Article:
Mount Prospect voters are likely to be baffled by a referendum question they will encounter on their ballots relating to how village elections are conducted.
The question likely will prove confusing to all but a few insiders, who themselves are split on which way to vote, and there's been no effort to explain it or to rally either support or opposition.
The village board voted 4-3 to put the question on the ballot, with Village President Irvana Wilks breaking a tie among board members.
She said the village can't publicize the measure in the village newsletter because it would violate laws against public bodies engaging in electioneering.
So what should you do? We support a "yes" vote as restoring an electoral process that is in keeping with village traditions and one that has worked well in the past.
In that system, elections have been nonpartisan, rather than slates nominated by political parties, with no primary and about 300 signatures needed to get on the ballot.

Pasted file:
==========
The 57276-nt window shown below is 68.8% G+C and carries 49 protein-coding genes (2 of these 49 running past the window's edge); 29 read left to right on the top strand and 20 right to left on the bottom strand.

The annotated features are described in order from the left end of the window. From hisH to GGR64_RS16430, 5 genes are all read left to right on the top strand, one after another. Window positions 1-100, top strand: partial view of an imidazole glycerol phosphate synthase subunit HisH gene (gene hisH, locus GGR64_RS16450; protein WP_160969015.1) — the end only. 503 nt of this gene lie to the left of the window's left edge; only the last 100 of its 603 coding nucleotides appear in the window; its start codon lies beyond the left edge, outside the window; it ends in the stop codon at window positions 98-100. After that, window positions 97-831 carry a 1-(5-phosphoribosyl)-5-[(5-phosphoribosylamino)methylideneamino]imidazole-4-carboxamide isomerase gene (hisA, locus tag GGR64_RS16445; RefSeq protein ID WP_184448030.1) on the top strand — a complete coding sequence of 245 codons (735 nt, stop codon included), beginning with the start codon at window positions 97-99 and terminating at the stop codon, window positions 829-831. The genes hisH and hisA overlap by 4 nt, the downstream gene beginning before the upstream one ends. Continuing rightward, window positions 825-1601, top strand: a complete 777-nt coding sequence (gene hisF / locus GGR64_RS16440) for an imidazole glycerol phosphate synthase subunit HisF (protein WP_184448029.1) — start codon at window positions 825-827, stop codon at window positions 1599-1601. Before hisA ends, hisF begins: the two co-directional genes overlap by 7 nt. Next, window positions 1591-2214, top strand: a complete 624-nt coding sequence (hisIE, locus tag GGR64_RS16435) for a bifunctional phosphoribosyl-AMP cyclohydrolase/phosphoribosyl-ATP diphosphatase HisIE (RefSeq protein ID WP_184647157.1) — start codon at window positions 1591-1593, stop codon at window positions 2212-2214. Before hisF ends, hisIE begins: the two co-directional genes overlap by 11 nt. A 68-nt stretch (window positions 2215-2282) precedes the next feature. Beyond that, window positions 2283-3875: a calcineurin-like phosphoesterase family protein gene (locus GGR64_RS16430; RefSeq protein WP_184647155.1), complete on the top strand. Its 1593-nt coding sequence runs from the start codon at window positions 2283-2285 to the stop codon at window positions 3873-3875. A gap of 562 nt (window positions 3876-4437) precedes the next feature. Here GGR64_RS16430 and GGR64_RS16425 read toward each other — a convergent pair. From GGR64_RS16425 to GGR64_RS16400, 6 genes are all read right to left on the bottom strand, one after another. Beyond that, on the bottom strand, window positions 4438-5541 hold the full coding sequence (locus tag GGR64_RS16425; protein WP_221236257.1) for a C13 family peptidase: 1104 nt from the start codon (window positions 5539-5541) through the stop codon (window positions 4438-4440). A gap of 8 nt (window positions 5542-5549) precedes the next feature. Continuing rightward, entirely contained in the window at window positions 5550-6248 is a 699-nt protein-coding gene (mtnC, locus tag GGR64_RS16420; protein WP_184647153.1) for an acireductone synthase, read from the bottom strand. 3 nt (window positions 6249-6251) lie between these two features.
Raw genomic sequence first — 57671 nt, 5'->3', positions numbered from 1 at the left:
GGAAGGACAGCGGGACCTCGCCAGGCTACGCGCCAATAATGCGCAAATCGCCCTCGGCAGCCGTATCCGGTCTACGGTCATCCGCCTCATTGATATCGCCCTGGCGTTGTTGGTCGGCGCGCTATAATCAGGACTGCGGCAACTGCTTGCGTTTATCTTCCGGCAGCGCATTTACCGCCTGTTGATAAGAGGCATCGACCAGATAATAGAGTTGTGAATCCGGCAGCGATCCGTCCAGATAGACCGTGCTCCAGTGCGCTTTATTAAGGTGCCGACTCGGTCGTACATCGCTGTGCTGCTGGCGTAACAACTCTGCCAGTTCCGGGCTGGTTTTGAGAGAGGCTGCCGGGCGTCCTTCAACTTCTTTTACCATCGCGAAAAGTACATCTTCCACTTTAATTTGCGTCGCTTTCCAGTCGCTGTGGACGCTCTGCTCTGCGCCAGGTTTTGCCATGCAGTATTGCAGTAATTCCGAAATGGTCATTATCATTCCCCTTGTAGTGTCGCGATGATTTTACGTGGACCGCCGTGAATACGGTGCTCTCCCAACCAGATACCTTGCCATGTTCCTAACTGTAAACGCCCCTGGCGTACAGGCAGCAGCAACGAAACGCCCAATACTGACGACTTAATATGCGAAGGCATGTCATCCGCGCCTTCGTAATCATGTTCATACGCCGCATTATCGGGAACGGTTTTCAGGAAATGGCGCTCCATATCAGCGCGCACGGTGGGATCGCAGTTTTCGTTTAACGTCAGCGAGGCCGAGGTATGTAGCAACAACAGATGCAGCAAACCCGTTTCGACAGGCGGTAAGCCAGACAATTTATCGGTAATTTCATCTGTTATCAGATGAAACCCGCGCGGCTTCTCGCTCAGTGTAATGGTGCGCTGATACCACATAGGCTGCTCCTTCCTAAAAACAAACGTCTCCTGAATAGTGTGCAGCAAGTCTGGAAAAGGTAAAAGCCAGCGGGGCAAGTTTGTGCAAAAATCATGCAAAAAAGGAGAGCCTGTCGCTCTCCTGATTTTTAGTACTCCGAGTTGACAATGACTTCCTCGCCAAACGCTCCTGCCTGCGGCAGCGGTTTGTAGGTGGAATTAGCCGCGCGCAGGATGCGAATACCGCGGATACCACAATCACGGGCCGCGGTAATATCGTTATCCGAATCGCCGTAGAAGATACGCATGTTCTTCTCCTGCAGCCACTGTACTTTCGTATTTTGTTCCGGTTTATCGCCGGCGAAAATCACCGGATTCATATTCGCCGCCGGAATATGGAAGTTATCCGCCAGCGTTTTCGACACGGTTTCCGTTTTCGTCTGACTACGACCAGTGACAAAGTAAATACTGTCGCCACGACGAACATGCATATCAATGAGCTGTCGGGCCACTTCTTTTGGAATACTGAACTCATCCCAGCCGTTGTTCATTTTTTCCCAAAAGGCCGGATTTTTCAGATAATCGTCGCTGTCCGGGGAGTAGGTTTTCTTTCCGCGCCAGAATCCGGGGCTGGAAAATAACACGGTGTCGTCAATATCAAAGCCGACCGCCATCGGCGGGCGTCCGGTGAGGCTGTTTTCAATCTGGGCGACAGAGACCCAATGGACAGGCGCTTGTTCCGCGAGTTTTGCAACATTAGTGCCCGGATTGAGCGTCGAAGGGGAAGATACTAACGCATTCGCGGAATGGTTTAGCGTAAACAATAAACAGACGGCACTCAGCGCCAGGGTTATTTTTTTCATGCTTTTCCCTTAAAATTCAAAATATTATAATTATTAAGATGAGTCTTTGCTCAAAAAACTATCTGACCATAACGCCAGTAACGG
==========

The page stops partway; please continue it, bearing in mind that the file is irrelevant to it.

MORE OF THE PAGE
Before the last village election, the Illinois State Board of Elections decided under Mount Prospect's form of government, candidates should file to run in a primary and about 50 signatures would be needed to get on the ballot.
That created some scrambling, as candidates had to file earlier than in previous elections to allow for the primary.
In fact, no primary was held because it is waived unless there are five or more candidates for each open seat - which would be an unusual number for a municipal election.
Village board members who opposed holding a referendum did so in part because they liked the requirement for fewer signatures because it makes it easier for people to run. Those who favored putting the question to voters said the higher requirement discourages candidates who aren't serious about the job.